As I understand it, the Form 1116 Foreign Tax Credit is intended to allow you to avoid double taxation on foreign income. You are allowed a credit up to the amount of US tax that is due to the foreign income (calculated on that income minus a proportional allocation of some personal deductions), or the actual foreign tax, whichever is less.

My question has to do with a situation where there is no 1116 credit available, but it appears the tax can still be deducted on Schedule A.

  1. I am a US citizen and have a rental property in the UK. Note that in the UK, real property is not depreciated.
  2. In the UK the property had net income for 2015 and taxes were paid.
  3. Due the effect of US depreciation, with regards to US tax laws the property had a net loss in 2015, which showed up on schedule E.
  4. Because no US tax is assessed due to the foreign income, the form 1116 deduction is zero (but the taxes paid can be carried over).

There doesn't seem to be anything obvious in the rules that would prevent me from deducting the foreign taxes on Schedule A instead. You can do this without ever filling out form 1116 or deciding if there's any US tax due to the foreign income.

However, if you do this it appears you will be deducting part of the taxes twice, first when calculating the Schedule E loss, and then again on Schedule A

Is deducting the taxes on Schedule A a valid thing to do given the above situation?

I don't plan to do this because filing form 1116 anyway allows me to carry forward the unused credit, to be used when the property is sold, but I'm curious about the seeming double-dip deduction.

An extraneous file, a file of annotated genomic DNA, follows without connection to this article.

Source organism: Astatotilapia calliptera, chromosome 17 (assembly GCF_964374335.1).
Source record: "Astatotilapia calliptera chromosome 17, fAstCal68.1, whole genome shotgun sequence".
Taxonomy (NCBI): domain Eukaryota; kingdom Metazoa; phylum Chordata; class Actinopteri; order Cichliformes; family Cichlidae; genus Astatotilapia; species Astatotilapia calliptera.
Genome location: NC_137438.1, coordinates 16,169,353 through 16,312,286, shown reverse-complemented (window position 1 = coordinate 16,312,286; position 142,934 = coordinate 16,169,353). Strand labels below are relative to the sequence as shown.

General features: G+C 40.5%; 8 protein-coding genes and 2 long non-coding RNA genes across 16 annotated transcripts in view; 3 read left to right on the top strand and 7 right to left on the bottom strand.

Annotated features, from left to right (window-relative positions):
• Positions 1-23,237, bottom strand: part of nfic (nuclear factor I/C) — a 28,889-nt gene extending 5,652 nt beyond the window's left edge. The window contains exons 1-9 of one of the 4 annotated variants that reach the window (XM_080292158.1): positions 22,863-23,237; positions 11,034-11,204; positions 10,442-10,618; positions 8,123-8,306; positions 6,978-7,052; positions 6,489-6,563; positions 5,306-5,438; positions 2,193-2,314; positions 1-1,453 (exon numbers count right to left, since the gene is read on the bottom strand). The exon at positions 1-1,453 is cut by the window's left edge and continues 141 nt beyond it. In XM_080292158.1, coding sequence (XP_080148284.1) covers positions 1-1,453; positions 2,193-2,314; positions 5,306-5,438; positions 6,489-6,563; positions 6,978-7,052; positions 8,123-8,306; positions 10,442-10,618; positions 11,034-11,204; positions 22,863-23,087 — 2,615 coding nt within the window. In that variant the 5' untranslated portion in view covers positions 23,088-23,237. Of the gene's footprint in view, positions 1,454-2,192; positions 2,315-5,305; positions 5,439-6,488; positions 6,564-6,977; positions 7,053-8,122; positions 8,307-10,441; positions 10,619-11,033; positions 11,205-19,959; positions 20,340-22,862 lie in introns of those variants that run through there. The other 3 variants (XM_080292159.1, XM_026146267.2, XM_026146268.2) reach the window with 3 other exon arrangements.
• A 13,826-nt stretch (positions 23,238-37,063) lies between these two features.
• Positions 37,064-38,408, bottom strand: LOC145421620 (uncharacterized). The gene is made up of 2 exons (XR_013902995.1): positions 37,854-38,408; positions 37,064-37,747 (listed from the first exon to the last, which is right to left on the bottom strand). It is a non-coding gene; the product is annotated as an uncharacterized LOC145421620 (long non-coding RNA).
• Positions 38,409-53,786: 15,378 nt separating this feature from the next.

1 Answer 1


Since you don't have passive income - you cannot use passive tax credit. If you expect to sell the property within the next 10 years, you can accumulate the credit. Otherwise - it will be lost and you won't be able to take advantage of it.

That is the exact scenario where taking a deduction for foreign tax credit can be helpful. You can deduct it now (i.e.: treat it as an expense) instead of using a credit later (which may never happen if you don't sell the property before the credit expires). There's no double dipping here, as the foreign taxes paid - are in fact paid, and you are entitled for tax benefit. Deduction provides a lower tax benefit than credit. Deduction saves you only the marginal rate, while credit is dollar for dollar.

Keep in mind that if you chose to deduct - you deduct all foreign paid taxes. I.e.: you cannot choose to deduct passive income taxes, but credit earned income taxes. More info here.

  • What seems strange is that the credit is intended to apply only against foreign income, while the deduction "applies" against US income. And yes, I'm aware of the 10-year expiration.
    – Ex Umbris
    Commented Mar 22, 2016 at 6:39
  • @JimGarrison right, and you've hit exactly the case where it is beneficial: foreign income is taxed abroad but not in the US.
    – littleadv
    Commented Mar 22, 2016 at 8:00

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